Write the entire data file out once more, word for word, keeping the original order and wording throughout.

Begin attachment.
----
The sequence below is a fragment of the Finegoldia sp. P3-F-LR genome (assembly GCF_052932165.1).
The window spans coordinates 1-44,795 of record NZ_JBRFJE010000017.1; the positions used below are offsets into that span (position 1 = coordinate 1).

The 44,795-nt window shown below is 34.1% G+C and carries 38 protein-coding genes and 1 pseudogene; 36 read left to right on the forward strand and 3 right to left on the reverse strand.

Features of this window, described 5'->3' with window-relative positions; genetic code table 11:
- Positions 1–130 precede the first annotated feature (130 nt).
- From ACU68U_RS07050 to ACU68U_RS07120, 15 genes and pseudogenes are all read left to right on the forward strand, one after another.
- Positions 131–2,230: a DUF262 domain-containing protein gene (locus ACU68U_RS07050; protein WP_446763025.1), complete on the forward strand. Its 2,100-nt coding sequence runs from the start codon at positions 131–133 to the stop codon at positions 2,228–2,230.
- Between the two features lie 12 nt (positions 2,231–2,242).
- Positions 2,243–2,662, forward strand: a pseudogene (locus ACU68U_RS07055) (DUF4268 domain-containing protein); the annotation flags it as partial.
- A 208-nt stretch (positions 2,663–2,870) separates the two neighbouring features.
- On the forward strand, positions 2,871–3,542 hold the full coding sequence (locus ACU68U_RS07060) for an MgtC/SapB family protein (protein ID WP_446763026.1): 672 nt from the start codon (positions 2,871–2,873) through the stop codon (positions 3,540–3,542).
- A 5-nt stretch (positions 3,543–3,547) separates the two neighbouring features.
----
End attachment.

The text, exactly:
The sequence below is a fragment of the Finegoldia sp. P3-F-LR genome (assembly GCF_052932165.1).
The window spans coordinates 1-44,795 of record NZ_JBRFJE010000017.1; the positions used below are offsets into that span (position 1 = coordinate 1).

The 44,795-nt window shown below is 34.1% G+C and carries 38 protein-coding genes and 1 pseudogene; 36 read left to right on the forward strand and 3 right to left on the reverse strand.

Features of this window, described 5'->3' with window-relative positions; genetic code table 11:
- Positions 1–130 precede the first annotated feature (130 nt).
- From ACU68U_RS07050 to ACU68U_RS07120, 15 genes and pseudogenes are all read left to right on the forward strand, one after another.
- Positions 131–2,230: a DUF262 domain-containing protein gene (locus ACU68U_RS07050; protein WP_446763025.1), complete on the forward strand. Its 2,100-nt coding sequence runs from the start codon at positions 131–133 to the stop codon at positions 2,228–2,230.
- Between the two features lie 12 nt (positions 2,231–2,242).
- Positions 2,243–2,662, forward strand: a pseudogene (locus ACU68U_RS07055) (DUF4268 domain-containing protein); the annotation flags it as partial.
- A 208-nt stretch (positions 2,663–2,870) separates the two neighbouring features.
- On the forward strand, positions 2,871–3,542 hold the full coding sequence (locus ACU68U_RS07060) for an MgtC/SapB family protein (protein ID WP_446763026.1): 672 nt from the start codon (positions 2,871–2,873) through the stop codon (positions 3,540–3,542).
- A 5-nt stretch (positions 3,543–3,547) separates the two neighbouring features.